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Cambridge University Science Magazine
The shell of the Namib Desert Beetle is equipped with a micropattern of alternating water-attracting and water-repelling channels that condense water vapour from the air for the beetle to drink; observations of this shell pattern provided the basis for the design of a synthetic silicon wafer that enables control and alteration of inter-droplet distance, which is a critical variable in frost formation.

Removal and prevention of frost cost the US aviation industry around $240 million a year. Removal and prevention of frost cost the US aviation industry around $240 million a year.

The most common mechanism of frost formation involves supercooled water – liquid water that is below its freezing temperature – being harvested by ice droplets that have previously formed on a cold surface by condensation. This harvesting of supercooled water leads to ice-bridges forming between droplets, and results in a chain reaction of freezing that rapidly spreads ice across the entire surface. Inter-droplet distance is especially important in this process since it affects the likelihood of ice bridge formation.

In order to prevent frost from forming like this, the scientists produced silicon wafers with surfaces patterned to maximise inter-droplet distance. This maximisation was achieved in two ways: firstly, by the reproduction of the beetle shell’s micropatterns, allowing condensation droplets to form at an optimum distance. Secondly, by freezing specific parts of the synthetic wafer early on, the researchers were able to increase the distance between the supercooled droplets and the already frozen surface. The liquid on these wafers was then able to evaporate instead of being incorporated into the frost front, leading to dry zones acting as a barrier to frost formation.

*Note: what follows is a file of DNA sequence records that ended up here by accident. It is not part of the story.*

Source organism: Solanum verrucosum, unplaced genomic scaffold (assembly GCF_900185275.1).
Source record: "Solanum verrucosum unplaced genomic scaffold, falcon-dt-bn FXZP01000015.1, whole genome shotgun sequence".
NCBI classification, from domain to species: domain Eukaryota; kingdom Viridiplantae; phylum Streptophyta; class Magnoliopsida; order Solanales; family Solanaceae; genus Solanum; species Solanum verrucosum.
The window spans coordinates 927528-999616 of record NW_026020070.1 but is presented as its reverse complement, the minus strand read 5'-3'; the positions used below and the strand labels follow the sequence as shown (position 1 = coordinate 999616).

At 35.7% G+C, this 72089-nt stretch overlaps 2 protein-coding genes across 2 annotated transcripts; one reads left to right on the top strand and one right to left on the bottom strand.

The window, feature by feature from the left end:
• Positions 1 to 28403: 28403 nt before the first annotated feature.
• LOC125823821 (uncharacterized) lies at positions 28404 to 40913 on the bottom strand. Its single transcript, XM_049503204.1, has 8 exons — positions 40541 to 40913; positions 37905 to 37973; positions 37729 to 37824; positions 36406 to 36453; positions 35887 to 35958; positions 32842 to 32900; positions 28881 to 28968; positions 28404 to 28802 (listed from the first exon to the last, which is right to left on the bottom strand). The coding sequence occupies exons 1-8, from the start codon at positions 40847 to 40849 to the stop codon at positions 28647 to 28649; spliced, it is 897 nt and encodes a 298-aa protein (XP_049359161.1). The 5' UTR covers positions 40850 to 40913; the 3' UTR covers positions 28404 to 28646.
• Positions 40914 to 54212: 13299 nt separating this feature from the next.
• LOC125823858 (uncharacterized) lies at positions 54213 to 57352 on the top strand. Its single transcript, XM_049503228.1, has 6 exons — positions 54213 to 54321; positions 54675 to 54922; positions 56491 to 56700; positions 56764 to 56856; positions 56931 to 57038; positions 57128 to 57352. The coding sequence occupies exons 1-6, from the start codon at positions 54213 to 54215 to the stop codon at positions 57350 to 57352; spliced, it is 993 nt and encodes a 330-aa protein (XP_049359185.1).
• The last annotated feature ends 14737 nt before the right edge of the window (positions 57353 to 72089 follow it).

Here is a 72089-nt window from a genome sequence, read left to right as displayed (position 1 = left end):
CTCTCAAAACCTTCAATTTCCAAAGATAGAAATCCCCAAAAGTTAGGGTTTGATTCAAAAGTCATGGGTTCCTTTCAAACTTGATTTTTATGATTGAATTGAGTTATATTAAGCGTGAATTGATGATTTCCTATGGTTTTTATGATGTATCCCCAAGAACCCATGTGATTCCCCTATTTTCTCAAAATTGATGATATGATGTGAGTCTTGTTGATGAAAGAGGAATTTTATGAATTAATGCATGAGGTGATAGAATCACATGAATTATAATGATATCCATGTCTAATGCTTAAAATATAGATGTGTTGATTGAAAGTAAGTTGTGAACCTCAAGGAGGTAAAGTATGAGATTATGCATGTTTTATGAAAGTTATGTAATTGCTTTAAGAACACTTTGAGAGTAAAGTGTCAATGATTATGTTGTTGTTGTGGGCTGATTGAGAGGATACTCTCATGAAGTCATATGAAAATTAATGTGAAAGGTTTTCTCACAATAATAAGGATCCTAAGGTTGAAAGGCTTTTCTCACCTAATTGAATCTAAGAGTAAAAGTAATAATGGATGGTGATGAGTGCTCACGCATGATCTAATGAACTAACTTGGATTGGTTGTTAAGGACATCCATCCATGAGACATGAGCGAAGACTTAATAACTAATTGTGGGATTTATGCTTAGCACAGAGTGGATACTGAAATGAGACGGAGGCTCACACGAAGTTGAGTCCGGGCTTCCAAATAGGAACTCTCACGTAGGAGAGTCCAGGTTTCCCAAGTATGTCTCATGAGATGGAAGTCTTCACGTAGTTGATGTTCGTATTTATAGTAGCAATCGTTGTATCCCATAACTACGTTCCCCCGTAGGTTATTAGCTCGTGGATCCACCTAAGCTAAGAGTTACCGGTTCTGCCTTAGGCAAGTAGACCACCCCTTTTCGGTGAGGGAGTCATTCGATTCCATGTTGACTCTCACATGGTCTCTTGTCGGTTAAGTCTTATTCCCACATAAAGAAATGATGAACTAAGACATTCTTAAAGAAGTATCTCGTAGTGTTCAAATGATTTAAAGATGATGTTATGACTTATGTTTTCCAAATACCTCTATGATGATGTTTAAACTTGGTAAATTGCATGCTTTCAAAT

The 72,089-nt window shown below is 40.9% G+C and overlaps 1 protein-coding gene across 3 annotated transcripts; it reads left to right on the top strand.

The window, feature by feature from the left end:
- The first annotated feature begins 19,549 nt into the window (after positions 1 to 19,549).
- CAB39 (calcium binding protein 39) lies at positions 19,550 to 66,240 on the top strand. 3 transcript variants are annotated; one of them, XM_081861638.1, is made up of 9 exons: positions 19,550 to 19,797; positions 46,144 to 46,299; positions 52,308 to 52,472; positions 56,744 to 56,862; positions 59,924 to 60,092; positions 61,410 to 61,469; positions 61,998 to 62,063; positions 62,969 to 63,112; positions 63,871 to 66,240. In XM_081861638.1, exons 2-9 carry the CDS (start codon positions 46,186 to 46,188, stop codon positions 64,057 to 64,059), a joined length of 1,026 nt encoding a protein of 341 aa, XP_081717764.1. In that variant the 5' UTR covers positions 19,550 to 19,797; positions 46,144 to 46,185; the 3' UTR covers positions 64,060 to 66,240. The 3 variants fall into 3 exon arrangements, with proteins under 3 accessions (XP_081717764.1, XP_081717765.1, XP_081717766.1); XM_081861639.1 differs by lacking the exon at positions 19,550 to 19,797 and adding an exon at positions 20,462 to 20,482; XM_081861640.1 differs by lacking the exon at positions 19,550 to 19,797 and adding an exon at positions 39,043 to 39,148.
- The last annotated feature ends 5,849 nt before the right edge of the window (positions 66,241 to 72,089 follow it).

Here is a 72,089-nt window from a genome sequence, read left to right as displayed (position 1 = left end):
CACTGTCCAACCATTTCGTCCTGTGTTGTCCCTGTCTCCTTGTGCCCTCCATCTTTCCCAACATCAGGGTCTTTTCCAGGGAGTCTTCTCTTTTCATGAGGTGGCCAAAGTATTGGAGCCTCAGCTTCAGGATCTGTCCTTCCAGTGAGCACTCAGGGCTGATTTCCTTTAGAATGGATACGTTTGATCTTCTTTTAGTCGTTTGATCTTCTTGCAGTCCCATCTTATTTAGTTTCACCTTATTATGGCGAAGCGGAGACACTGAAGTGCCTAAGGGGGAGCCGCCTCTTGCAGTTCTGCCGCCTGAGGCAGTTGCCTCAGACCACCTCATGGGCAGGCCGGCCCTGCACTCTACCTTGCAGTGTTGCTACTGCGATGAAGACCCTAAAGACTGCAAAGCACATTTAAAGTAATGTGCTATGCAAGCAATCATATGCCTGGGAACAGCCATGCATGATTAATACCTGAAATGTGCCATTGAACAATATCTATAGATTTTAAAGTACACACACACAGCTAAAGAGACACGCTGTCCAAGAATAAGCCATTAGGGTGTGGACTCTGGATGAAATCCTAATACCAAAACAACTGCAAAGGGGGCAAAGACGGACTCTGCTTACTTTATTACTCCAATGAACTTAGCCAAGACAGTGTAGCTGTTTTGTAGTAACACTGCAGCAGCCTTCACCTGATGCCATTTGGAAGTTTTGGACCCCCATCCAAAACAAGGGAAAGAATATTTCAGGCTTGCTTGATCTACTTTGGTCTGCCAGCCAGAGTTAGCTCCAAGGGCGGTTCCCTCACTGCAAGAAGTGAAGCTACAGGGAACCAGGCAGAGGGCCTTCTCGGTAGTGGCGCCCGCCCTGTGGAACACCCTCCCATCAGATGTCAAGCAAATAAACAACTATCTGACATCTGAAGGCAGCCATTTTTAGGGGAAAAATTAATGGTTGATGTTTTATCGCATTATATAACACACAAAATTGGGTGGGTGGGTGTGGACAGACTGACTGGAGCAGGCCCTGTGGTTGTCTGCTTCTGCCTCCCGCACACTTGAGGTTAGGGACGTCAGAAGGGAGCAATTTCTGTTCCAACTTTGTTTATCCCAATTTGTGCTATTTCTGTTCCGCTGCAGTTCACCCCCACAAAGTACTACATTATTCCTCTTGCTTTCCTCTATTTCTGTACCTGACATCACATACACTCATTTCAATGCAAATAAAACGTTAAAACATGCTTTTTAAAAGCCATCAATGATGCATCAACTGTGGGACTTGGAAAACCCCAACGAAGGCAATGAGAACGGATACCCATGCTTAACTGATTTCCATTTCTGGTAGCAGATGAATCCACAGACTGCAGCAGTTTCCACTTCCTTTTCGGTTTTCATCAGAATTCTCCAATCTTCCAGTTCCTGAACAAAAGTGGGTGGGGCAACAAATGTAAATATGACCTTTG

Frost-free materials are highly desirable for use in extreme conditions such as for airplane exoskeletons and wind turbine blades, both of which are currently defrosted using harsh, expensive chemicals. Commercial applications of the new research findings are still a distance away; however, the researchers have proposed to engineer materials with optimized surfaces on which water can freeze in intricate patterns to keep surfaces dry – a promising and somewhat ironic way of conquering frost.

DOI: 10.1038/srep19131

Written by Shudong Li